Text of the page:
Displaced families in Herat

Afghanistan: Summer heat threatens people uprooted by drought and war

Azada Barez, MSF medical doctor in Kahdistan clinic, Herat province
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Spiking summer temperatures in Afghanistan are threatening some 100,000 displaced people sheltering on the outskirts of the city of Herat. At the same time, humanitarian assistance is being reduced and stores of water are running out. 

People fled their villages in the provinces of Herat, Faryab, Badghis, and Ghor in northwestern Afghanistan last year during a severe drought and increased fighting between armed opposition groups and Afghan security forces. One year on, the drought is over but continuing insecurity makes it impossible to return to their homes. 

“In summer, the displaced people have no protection from the sun other than their tents, set up on the bare land of the Herat settlements,” says Raphaël Torlach, Doctors Without Borders/Médecins Sans Frontières (MSF) project coordinator in Herat. “Their water supply is inadequate, and their access to health care and basic services is very limited. We are very concerned that humanitarian assistance is being reduced and that it may not be sustained.”

MSF is increasing its medical services at a clinic in Kahdistan, a camp near Herat city, and is calling for assistance from other humanitarian actors.

Dwindling supplies

The displaced people have had insufficient food, water, sanitation, and health care since they first sought shelter outside Herat city, but a reduction in the water supply in recent weeks has seen people begging for water in the neighborhood in order to drink and wash. 

“We are struggling to survive amid all these hardships,” says Mohammad, who fled his village in Faryab province one year ago because of constant fighting on his land. “I’ve never ever had such a bad time in my whole life. We have no income, no shelter, everyone is sick, the weather is hot, and we don't have drinking water.” 

After Mohammad’s two-year-old son developed a fever, stomach pains, and a rash on his tongue, he brought the child to MSF’s clinic in Kahdistan. MSF has been running the clinic since last December to provide basic health care, including vaccinations and screening and treatment for malnutrition. MSF also has an ambulance to transport people to hospitals for specialized care.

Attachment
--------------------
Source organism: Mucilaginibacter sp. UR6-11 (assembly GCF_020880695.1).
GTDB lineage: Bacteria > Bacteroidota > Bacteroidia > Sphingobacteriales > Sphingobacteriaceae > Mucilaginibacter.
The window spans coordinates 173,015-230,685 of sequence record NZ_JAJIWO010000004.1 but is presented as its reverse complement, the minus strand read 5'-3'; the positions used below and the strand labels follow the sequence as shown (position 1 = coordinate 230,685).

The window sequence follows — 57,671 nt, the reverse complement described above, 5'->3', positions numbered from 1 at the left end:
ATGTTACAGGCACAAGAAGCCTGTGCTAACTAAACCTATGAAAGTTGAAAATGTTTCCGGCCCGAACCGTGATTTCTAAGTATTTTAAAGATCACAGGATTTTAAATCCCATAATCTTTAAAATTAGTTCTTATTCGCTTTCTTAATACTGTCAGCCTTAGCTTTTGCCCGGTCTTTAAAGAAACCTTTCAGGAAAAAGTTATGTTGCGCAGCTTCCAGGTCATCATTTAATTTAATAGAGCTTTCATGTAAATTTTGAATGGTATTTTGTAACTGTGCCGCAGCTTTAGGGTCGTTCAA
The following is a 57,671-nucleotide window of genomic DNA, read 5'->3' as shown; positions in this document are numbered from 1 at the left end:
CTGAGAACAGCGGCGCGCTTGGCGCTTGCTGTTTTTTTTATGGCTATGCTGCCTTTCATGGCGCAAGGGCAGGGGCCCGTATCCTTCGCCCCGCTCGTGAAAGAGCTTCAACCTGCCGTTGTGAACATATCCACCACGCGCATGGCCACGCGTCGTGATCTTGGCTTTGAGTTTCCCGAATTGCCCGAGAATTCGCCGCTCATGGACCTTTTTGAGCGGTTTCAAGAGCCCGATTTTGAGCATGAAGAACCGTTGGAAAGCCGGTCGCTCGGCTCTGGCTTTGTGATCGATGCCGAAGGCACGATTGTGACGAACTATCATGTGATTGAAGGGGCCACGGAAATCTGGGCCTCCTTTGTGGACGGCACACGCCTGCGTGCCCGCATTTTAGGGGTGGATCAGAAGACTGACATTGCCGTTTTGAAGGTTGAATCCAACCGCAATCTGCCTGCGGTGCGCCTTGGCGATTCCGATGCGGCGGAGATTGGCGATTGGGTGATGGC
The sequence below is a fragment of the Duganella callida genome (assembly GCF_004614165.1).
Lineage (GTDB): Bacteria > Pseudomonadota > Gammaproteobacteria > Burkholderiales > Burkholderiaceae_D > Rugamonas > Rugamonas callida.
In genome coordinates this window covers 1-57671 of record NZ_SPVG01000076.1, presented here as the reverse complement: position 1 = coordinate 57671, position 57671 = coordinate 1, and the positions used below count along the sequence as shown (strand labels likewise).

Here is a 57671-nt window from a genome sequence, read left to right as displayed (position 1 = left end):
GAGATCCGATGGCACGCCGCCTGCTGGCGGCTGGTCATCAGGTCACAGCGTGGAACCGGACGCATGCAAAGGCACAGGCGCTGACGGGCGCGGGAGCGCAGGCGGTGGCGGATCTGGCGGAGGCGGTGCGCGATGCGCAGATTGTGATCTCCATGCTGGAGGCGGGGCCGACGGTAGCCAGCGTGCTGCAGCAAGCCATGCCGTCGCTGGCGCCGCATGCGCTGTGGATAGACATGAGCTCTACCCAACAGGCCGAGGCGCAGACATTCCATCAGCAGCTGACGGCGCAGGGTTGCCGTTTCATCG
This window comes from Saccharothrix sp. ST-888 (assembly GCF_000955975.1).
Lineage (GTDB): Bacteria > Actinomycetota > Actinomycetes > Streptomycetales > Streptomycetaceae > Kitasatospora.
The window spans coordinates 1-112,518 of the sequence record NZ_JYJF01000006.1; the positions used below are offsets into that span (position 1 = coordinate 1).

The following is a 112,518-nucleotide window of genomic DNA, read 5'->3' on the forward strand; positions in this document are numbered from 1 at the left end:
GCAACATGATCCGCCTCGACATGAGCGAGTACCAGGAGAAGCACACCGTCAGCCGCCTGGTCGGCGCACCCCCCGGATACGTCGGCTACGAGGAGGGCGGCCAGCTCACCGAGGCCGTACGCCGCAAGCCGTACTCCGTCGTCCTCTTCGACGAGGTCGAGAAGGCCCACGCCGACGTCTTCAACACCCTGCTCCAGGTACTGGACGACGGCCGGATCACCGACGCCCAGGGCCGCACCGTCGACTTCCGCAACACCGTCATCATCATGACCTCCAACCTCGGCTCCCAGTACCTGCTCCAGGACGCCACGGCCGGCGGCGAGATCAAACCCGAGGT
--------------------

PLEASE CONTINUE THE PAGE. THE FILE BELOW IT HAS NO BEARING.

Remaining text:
“During the winter, most of our patients came to the clinic for respiratory diseases,” says MSF doctor Hazada Barez. “But now that the weather is getting hot, people are suffering from digestive system disorders, like diarrhea and vomiting. Our patients’ medical conditions are related to poor sanitation, a lack of clean drinking water, and having no protection against insect bites.”

Displaced families in Herat
Abdullah, 26, and his nine-year-old nephew left their hometown of Badghis for Herat one year ago and have been living in a tent in Kahdistan camp on the outskirts of Herat city ever since. He brought his brother’s wife to the MSF clinic in the camp for a prenatal consultation. “There was another clinic but it is closed now," he explains. "For the last six months, our wives and kids have been treated in this clinic."
Noor Ahmad Saleem/MSF

Stranded in desperate conditions

Despite the increasingly desperate conditions in the settlements, the displaced people are unable to return home because of the ongoing conflict. “The road in our area is blocked,” says Delaram, a 40-year-old woman who fled Badghis province with her family 11 months ago. “Once it is reopened, we will return. But for now, this is impossible.”

MSF runs six projects in Afghanistan’s Kabul, Helmand, Kandahar, Herat, Khost, and Kunduz provinces. In addition to its mobile clinic for displaced people in Kahdistan, Herat province, MSF also supports the Ministry of Public Health staff in the Emergency Department in Herat Regional Hospital, especially with triage and management of critical cases. 

In 2018, MSF teams provided nearly 140,000 outpatient consultations, assisted 74,600 deliveries, and performed more than 11,400 surgical interventions in Afghanistan. We do not accept funding from any government and instead rely solely on donations from private individuals and foundations for our operations in Afghanistan.